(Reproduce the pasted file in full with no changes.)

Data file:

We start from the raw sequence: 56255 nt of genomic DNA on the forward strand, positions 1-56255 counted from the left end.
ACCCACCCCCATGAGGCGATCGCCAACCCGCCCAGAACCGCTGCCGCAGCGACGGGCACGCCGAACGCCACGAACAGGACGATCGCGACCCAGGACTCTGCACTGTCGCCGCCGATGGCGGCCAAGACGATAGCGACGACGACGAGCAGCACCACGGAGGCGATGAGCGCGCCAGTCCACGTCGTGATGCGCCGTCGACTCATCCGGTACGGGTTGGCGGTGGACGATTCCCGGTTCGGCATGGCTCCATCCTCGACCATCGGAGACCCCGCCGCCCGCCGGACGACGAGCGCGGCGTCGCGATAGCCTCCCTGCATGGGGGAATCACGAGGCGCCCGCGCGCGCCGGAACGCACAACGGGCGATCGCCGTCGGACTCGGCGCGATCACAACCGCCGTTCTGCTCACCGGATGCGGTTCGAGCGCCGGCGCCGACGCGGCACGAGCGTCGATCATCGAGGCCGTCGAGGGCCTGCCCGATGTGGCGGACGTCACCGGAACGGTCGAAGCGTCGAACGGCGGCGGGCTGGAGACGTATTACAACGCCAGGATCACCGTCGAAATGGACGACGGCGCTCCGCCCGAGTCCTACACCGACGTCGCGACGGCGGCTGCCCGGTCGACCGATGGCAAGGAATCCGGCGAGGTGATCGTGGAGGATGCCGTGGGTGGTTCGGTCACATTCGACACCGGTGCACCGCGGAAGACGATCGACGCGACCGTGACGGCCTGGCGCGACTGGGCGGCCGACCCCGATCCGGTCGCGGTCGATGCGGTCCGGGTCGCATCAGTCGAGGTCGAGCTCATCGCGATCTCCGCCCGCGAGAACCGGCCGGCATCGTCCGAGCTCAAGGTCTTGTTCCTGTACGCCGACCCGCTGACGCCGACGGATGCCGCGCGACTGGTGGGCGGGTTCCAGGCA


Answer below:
We start from the raw sequence: 56255 nt of genomic DNA on the forward strand, positions 1-56255 counted from the left end.
ACCCACCCCCATGAGGCGATCGCCAACCCGCCCAGAACCGCTGCCGCAGCGACGGGCACGCCGAACGCCACGAACAGGACGATCGCGACCCAGGACTCTGCACTGTCGCCGCCGATGGCGGCCAAGACGATAGCGACGACGACGAGCAGCACCACGGAGGCGATGAGCGCGCCAGTCCACGTCGTGATGCGCCGTCGACTCATCCGGTACGGGTTGGCGGTGGACGATTCCCGGTTCGGCATGGCTCCATCCTCGACCATCGGAGACCCCGCCGCCCGCCGGACGACGAGCGCGGCGTCGCGATAGCCTCCCTGCATGGGGGAATCACGAGGCGCCCGCGCGCGCCGGAACGCACAACGGGCGATCGCCGTCGGACTCGGCGCGATCACAACCGCCGTTCTGCTCACCGGATGCGGTTCGAGCGCCGGCGCCGACGCGGCACGAGCGTCGATCATCGAGGCCGTCGAGGGCCTGCCCGATGTGGCGGACGTCACCGGAACGGTCGAAGCGTCGAACGGCGGCGGGCTGGAGACGTATTACAACGCCAGGATCACCGTCGAAATGGACGACGGCGCTCCGCCCGAGTCCTACACCGACGTCGCGACGGCGGCTGCCCGGTCGACCGATGGCAAGGAATCCGGCGAGGTGATCGTGGAGGATGCCGTGGGTGGTTCGGTCACATTCGACACCGGTGCACCGCGGAAGACGATCGACGCGACCGTGACGGCCTGGCGCGACTGGGCGGCCGACCCCGATCCGGTCGCGGTCGATGCGGTCCGGGTCGCATCAGTCGAGGTCGAGCTCATCGCGATCTCCGCCCGCGAGAACCGGCCGGCATCGTCCGAGCTCAAGGTCTTGTTCCTGTACGCCGACCCGCTGACGCCGACGGATGCCGCGCGACTGGTGGGCGGGTTCCAGGCA